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Emirates has announced that it is now allowing Economy Class passengers the chance to pay to reserve seats that adjoin the seat they are booked to travel in should they require more personal space on their flight. The principle seems simple enough but there’s one little catch that makes this a less impressive option than it may otherwise be.
Considering the current climate, it’s not surprising that airline customers would like to have more room separating them from their nearest fellow passengers, and it looks like Emirates is trying to help them make that happen.
The airline has now announced that Economy Class passengers will be able to purchase up to three empty adjoining seats on their flight for a cost of between AED 200 and AED 600 ($55 to $165) per seat (plus applicable taxes) depending on the flight sector. The problem is that the seats cannot be purchased before check-in and will only be available to purchase at an airport check-in counter.
When you consider the details of what Emirates says that it’s offering, it quickly becomes clear that this is more about a new way for the airline to make easy money than it is about giving passengers the chance to keep an empty seat between themselves and another passenger.
Take a look at things this way:
- If you cannot pay to have an empty seat next to you before you get to an airport check-in desk, most people will not be able to make the most of this “deal” more than 3 hours before departure.
- Most aircraft are currently flying with considerably lighter loads than normal.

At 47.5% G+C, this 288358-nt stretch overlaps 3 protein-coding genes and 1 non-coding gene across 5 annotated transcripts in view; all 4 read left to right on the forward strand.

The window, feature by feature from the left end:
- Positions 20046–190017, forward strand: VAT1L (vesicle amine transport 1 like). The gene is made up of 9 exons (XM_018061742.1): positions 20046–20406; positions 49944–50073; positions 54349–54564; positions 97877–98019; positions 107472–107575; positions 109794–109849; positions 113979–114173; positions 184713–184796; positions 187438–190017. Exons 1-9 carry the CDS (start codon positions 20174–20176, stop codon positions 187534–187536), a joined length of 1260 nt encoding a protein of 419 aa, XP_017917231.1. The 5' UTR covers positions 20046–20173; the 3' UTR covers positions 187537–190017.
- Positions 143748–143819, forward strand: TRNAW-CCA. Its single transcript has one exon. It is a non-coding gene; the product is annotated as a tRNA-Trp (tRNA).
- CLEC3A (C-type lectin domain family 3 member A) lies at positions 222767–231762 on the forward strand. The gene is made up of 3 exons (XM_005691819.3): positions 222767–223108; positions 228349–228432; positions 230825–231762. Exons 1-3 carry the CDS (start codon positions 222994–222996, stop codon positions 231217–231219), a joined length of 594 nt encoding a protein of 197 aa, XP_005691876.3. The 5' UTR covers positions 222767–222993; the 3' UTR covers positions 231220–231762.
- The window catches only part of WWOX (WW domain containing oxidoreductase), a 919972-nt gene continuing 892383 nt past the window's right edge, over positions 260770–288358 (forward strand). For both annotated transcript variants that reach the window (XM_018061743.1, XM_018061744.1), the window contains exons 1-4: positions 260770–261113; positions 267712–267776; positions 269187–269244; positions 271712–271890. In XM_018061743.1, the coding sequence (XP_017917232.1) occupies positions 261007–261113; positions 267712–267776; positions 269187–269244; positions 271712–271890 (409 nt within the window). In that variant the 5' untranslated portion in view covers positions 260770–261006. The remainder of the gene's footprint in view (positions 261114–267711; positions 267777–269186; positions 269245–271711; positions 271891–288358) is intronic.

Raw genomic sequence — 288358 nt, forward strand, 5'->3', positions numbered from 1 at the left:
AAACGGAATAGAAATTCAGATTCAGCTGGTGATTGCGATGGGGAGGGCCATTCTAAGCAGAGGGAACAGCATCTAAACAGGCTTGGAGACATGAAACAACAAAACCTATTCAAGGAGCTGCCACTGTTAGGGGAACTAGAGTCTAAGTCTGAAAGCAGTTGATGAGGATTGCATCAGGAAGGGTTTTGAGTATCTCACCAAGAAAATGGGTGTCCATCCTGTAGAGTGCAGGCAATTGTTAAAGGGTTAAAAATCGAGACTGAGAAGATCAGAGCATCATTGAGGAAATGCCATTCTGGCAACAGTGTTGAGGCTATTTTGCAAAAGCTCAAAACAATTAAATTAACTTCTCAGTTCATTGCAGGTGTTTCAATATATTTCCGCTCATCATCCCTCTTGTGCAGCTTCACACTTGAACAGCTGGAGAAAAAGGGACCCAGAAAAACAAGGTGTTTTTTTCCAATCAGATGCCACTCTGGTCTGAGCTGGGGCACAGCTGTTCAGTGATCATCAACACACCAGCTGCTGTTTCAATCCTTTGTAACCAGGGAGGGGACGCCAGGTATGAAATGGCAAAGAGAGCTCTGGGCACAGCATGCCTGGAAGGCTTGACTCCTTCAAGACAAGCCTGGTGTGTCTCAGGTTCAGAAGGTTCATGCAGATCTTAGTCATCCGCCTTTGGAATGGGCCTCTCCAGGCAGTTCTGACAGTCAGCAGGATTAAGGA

- As long as they’re asked nicely, cabin crews will almost always allow passengers to move seats in the cabin once the aircraft has reached cruising altitude.
With all of that in mind, there’s almost certainly no need for a passenger to pay extra for an empty seat. If there’s an empty seat available to be reserved 3 hours before take-off there a very good chance that that seat is going out empty anyway so why pay up to $165 more just to reserve it?
Given how empty international flight are right now (and will continue to be for quite a few months to come), it’s unlikely that a passenger will not be able to put an empty seat between themselves and the closest other passenger simply by moving within the cabin (with the cabin crew’s permission) after the aircraft has leveled out.
For people who want a cast-iron guarantee that they will have one (or more) empty seats between them and their closest fellow passenger when they next board a plane, this may be an option worth considering. For everyone else, this is probably an offer worth avoiding.